Marazzoli, Marco, significant Italian composer; b. Parma, between 1602 and 1608; d. Rome, Jan. 26, 1662. In 1631 he gained the patronage of Cardinal Antonio Barberini in Rome. In 1637 he settled in Rome in the cardinal’s service and became a tenor in the Papal Chapel, a position he held until his death. He also was engaged by Cardinal Mazarin in Paris in 1643; returned to Rome in 1645. In 1656 he became virtuoso di camera to Queen Christina of Sweden, who held her court in Rome at the time. Marazzoli was a prolific composer of choral music; about 375 of his cantatas and oratorios are extant. His name is also associated with that of Virgilio Mazzocchi; they collaborated on the first comic opera, Chi soffre, speri (Rome, Feb. 27, 1639), which was a revision of II facone (Rome, Feb. 12, 1637). His other operas include L’amore trionfante dello sdegno (also known as V’Armida; Ferrara, Feb. 1641), Gli amori di Giasone e d’Issifile (Venice, Feb. 22, 1642; not extant), Le pretensioni del Tebro e del Po (Ferrara, March 4, 1642), II capriccio or II giudizio della ragione fra la Belta e l’Affetto (Rome, 1643), Dal male il bene (Rome, Feb. 12, 1653; in collaboration with A. Abbatini), Le armi e gli amori (Rome, Feb. 20, 1656), and La vita humana, ovvero II trionfo della pietà (Rome, Jan. 31, 1656).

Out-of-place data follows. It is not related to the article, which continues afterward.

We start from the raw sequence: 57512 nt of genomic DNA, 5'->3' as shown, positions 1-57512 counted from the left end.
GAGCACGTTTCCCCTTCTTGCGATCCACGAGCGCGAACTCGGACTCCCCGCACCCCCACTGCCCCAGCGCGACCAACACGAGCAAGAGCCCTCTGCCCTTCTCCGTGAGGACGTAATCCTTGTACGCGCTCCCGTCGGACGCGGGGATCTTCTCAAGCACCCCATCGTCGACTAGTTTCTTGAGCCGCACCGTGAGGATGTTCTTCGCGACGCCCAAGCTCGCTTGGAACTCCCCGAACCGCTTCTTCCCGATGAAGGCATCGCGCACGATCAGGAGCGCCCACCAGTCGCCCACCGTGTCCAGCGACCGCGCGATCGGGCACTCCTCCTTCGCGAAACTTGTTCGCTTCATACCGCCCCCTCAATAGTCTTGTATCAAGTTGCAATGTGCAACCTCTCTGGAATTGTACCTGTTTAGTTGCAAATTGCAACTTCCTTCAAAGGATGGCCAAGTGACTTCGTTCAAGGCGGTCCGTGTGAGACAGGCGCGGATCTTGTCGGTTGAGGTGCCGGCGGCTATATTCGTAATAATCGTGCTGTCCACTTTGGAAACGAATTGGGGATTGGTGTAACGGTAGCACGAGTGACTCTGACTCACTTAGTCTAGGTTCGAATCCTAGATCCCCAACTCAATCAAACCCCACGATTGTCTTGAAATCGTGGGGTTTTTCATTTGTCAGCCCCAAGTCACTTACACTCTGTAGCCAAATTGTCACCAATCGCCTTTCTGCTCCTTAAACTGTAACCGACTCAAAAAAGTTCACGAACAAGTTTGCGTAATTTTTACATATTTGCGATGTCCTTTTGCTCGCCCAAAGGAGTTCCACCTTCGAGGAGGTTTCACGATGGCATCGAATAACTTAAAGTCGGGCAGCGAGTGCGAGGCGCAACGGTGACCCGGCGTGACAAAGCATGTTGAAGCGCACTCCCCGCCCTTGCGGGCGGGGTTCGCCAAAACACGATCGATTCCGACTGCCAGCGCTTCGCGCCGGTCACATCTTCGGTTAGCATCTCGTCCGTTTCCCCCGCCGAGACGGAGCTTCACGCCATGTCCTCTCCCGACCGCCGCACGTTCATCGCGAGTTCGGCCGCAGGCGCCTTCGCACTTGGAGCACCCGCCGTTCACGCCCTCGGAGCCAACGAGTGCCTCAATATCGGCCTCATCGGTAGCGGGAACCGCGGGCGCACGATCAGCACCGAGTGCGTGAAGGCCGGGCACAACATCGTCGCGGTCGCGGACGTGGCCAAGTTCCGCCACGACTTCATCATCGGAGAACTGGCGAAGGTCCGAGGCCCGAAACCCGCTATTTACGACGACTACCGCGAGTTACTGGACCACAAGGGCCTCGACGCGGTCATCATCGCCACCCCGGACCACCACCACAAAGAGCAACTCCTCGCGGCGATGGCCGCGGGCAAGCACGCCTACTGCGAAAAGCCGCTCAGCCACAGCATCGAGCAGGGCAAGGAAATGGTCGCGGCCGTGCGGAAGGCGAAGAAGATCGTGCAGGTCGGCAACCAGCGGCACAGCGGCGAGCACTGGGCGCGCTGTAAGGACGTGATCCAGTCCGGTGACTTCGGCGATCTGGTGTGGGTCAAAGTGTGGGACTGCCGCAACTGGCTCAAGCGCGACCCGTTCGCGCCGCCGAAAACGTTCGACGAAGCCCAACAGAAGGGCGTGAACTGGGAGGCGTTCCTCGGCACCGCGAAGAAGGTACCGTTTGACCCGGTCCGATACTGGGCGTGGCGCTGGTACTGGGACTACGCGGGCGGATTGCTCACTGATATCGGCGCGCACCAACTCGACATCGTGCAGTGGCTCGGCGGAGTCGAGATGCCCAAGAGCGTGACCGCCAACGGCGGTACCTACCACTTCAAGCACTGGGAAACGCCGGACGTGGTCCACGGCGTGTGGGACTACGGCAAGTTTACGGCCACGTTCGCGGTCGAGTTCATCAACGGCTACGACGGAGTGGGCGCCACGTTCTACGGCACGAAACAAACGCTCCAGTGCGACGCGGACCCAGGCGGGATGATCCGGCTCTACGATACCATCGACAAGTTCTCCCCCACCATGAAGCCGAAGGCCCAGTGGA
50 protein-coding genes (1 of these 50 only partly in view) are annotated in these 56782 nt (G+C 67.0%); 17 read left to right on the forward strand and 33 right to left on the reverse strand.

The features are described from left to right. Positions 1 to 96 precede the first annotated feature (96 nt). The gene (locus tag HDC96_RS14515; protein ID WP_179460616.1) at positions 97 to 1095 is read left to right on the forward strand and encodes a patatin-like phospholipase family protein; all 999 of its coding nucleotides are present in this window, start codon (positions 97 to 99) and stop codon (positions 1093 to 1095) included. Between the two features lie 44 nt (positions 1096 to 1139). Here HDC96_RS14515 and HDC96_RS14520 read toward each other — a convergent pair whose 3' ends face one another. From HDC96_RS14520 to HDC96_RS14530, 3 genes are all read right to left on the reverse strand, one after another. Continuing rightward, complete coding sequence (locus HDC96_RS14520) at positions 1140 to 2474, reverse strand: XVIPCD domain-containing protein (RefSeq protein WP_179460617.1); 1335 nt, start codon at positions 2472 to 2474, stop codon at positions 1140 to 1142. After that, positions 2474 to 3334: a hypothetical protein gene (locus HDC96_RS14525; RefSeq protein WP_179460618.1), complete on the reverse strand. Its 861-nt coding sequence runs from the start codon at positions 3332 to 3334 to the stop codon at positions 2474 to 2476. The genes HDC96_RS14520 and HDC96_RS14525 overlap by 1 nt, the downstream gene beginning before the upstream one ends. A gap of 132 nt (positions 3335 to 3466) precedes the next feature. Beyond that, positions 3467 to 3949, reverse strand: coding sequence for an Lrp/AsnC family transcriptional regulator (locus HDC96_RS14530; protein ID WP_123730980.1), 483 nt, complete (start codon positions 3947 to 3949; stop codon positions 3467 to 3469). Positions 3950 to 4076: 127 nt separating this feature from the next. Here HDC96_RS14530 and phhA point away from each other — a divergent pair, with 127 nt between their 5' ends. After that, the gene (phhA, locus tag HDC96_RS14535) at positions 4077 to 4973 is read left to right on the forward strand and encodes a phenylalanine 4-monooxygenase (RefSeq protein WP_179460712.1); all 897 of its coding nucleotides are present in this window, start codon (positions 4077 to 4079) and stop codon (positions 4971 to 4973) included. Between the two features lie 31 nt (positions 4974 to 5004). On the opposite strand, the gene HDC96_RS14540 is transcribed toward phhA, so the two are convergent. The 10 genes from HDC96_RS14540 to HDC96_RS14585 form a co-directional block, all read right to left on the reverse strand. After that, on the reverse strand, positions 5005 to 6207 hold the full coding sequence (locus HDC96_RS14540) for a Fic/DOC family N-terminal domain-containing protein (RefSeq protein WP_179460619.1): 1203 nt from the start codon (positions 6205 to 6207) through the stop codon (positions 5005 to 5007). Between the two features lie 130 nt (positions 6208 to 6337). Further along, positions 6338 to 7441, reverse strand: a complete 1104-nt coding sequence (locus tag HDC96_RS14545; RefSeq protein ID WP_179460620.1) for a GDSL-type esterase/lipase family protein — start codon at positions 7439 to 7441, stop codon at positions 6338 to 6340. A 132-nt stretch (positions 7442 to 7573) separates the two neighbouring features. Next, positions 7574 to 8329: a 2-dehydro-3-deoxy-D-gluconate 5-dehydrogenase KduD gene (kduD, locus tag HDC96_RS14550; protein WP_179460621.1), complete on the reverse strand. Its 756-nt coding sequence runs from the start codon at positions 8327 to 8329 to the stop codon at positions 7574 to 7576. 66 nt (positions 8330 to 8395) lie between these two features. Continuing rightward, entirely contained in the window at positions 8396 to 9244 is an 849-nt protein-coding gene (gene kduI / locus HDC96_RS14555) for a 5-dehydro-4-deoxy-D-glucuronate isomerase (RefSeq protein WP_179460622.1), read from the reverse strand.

M. Grace, M. M. and the Development of the Latin Oratorio (diss., Yale Univ., 1974).
—Nicolas Slonimsky/Laura Kuhn/Dennis McIntire